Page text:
Looking at these difficult political decisions, Ishmael Reed has emphasized that the white progressive critics miss certain key racial and other structural realities surrounding Obama. These white progressives

have been urging the president to ‘man up’ in the face of the Republicans. . . . What the progressives forget is that black intellectuals have been called ‘paranoid,’ ‘bitter,’ ‘rowdy,’ ‘angry,’ ‘bullies,’ and accused of tirades and diatribes for more than 100 years.

Therefore, if President Obama ever appeared too aggressive, say like Harry Truman did, he would be strongly dismissed by most whites as another “angry black man,” which is a very negative part of traditional white framing. Such widespread dismissals would make policy goals very difficult to achieve. Instead, President Obama’s rather “cool” approach to political action, as Adia Wingfield and I have argued, has involved being at all times and places calm and in control, never really being angry or threatening. Always conciliatory. The continuing white-racist contexts that prevail inside and outside U.S. politics make this a necessary strategy, as likely seen from Obama’s own perspective.

The Common Good and People of Color



In an upcoming chapter in Governing Washington: Politics and Government in the Evergreen State Luis R. Fraga and I examine the political incorporation of ethnic and racial communities by asking the question: Do ethnic and racial communities fit within the state’s general understanding of the common good and the public interest? This is important because the choices political leaders make regarding the state’s growing ethnic and racial diversity will have long-term consequences for how inclusive and responsive state government will be to all citizens and residents in the state of Washington. If Washington State serves as a model for the rest of the country, then political incorporation of people of color as the nation continues to get more diverse does not look good.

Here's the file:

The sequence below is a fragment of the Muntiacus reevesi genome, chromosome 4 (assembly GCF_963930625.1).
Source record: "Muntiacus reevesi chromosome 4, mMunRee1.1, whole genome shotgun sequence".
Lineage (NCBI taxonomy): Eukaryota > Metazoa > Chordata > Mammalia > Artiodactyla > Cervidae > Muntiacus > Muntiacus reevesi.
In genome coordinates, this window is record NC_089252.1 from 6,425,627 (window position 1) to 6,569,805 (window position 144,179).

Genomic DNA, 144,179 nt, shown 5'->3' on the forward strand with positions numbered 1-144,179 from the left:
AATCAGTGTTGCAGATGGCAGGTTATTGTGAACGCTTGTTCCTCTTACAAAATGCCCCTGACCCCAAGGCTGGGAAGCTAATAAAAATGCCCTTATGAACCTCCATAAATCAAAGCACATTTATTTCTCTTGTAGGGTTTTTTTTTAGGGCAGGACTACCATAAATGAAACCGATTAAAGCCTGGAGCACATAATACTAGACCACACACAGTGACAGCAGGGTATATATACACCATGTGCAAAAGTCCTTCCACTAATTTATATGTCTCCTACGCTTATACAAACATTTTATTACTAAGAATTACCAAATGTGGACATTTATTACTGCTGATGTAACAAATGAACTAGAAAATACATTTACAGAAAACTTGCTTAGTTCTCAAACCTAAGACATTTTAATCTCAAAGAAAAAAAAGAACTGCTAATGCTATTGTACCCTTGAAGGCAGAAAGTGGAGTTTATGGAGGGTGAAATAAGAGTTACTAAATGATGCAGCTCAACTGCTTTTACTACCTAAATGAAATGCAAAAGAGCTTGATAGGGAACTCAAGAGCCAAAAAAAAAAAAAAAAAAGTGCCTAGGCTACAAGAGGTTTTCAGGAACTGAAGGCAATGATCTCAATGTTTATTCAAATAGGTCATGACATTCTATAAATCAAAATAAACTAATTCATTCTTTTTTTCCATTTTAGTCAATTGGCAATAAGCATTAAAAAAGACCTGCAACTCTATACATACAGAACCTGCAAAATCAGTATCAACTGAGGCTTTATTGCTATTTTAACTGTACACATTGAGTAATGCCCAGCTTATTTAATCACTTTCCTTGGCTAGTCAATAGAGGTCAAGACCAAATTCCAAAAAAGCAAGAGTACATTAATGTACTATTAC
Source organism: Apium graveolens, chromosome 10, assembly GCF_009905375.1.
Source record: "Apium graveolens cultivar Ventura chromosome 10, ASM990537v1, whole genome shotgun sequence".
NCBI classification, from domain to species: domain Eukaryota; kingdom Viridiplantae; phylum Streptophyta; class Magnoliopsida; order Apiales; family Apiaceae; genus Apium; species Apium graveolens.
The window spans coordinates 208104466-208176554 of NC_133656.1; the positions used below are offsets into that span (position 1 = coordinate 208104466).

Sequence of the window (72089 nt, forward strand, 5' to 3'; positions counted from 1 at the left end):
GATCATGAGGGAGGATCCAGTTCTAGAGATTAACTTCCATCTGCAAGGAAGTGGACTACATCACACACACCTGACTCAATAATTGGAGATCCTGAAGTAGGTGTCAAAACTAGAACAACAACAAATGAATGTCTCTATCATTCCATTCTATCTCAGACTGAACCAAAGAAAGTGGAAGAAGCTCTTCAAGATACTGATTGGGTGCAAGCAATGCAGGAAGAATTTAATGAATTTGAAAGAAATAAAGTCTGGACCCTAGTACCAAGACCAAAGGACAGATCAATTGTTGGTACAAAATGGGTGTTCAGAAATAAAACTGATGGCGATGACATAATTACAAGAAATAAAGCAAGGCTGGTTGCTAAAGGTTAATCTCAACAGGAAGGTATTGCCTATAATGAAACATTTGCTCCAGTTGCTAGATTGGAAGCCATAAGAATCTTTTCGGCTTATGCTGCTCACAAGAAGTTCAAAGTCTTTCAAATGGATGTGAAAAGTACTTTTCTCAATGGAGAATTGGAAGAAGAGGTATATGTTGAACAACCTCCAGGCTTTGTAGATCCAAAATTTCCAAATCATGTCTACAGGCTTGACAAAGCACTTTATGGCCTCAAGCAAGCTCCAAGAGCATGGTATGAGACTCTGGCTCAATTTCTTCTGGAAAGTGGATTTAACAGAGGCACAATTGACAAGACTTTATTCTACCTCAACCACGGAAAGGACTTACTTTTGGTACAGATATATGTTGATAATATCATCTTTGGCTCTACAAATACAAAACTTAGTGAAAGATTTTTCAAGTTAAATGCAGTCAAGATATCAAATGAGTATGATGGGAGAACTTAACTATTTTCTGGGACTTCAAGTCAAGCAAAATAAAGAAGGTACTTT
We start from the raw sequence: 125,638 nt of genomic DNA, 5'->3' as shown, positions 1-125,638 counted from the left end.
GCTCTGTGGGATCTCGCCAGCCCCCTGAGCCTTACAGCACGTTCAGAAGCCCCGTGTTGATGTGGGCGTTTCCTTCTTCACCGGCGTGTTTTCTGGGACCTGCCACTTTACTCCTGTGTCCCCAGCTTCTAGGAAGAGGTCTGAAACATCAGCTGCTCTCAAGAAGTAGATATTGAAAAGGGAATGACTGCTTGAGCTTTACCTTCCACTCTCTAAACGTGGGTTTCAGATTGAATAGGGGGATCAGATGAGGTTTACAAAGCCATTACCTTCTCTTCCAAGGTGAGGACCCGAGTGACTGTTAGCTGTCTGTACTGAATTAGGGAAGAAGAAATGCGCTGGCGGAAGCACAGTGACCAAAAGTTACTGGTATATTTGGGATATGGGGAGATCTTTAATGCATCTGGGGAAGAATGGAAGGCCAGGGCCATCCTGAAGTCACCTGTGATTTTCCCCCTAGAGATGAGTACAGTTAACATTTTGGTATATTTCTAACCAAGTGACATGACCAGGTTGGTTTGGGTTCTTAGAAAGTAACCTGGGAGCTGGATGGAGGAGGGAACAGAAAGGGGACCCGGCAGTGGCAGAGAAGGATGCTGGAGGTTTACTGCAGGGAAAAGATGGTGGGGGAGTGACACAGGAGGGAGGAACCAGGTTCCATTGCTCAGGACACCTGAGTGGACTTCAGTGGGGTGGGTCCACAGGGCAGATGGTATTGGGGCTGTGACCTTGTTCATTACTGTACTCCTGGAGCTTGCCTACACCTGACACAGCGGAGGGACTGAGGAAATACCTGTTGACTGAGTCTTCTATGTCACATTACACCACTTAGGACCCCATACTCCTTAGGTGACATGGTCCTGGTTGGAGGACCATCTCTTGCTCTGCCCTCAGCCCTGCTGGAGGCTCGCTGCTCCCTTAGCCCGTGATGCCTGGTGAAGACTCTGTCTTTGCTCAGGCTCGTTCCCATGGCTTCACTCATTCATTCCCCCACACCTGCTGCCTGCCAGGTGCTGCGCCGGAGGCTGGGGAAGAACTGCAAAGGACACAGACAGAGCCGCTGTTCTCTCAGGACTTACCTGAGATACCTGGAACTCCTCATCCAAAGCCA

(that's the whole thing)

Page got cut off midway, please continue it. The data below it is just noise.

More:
Like many states across the nation, the 2010 census reveals that during the last decade Washington State has experienced notable growth and profound shifts in its population. In 2000, it had a total population of 5,894,121; in 2010 its population rose to 6,724,540, a growth rate of 14.1 percent. It is estimated that 73% of all population growth in the state over the last decade was due to increases in its nonwhite population. Over the last ten years, Hispanics/Latinos increased by 37.8%, Whites increased by 27%, Asians by 18.8%, people of two or more races by 8.6%, African Americans by 5.4%, Native Hawaiians/Pacific Islanders by 1.9%, and American Indians/Alaska Natives by 0.4%. Whites were 78.9% of the state population in 2000, but by 2010 they had declined to now comprising under three-quarters of the population at 72.5%. How will this growing racial and ethnic diversity affect politics and policy-making? Will Latino, African American, Asian/Asian American, and Native American communities and their interests will be included within the state’s and in the larger country’s general understanding of the common good and the public interest?

In Protest is not Enough, Rufus Browning and his colleagues define political incorporation as “the extent to which group interests are effectively represented in policy making” (1984, 25). Looking at just a couple of measures such as political representation and material well-being through poverty measures and unemployment levels help us to answer the level of political incorporation of people of color in Washington. For example, ethnic and racial minority groups in Washington are not particularly well represented at any level of government. It was only in 2010 that the first Latina was elected to Congress. She is the only minority member of the state’s congressional delegation. There are two Asian Americans and one Latina serving in the state senate, comprising only 6% of the 49-member body. There are also only three Asian Americans, one Latina, one Latino, one African American, and one Native American serving in the 98-member state house of representatives. Together they comprise only 7% of all the members of the House, 27.5% of the population of the state is comprised of ethnic and racial minority communities.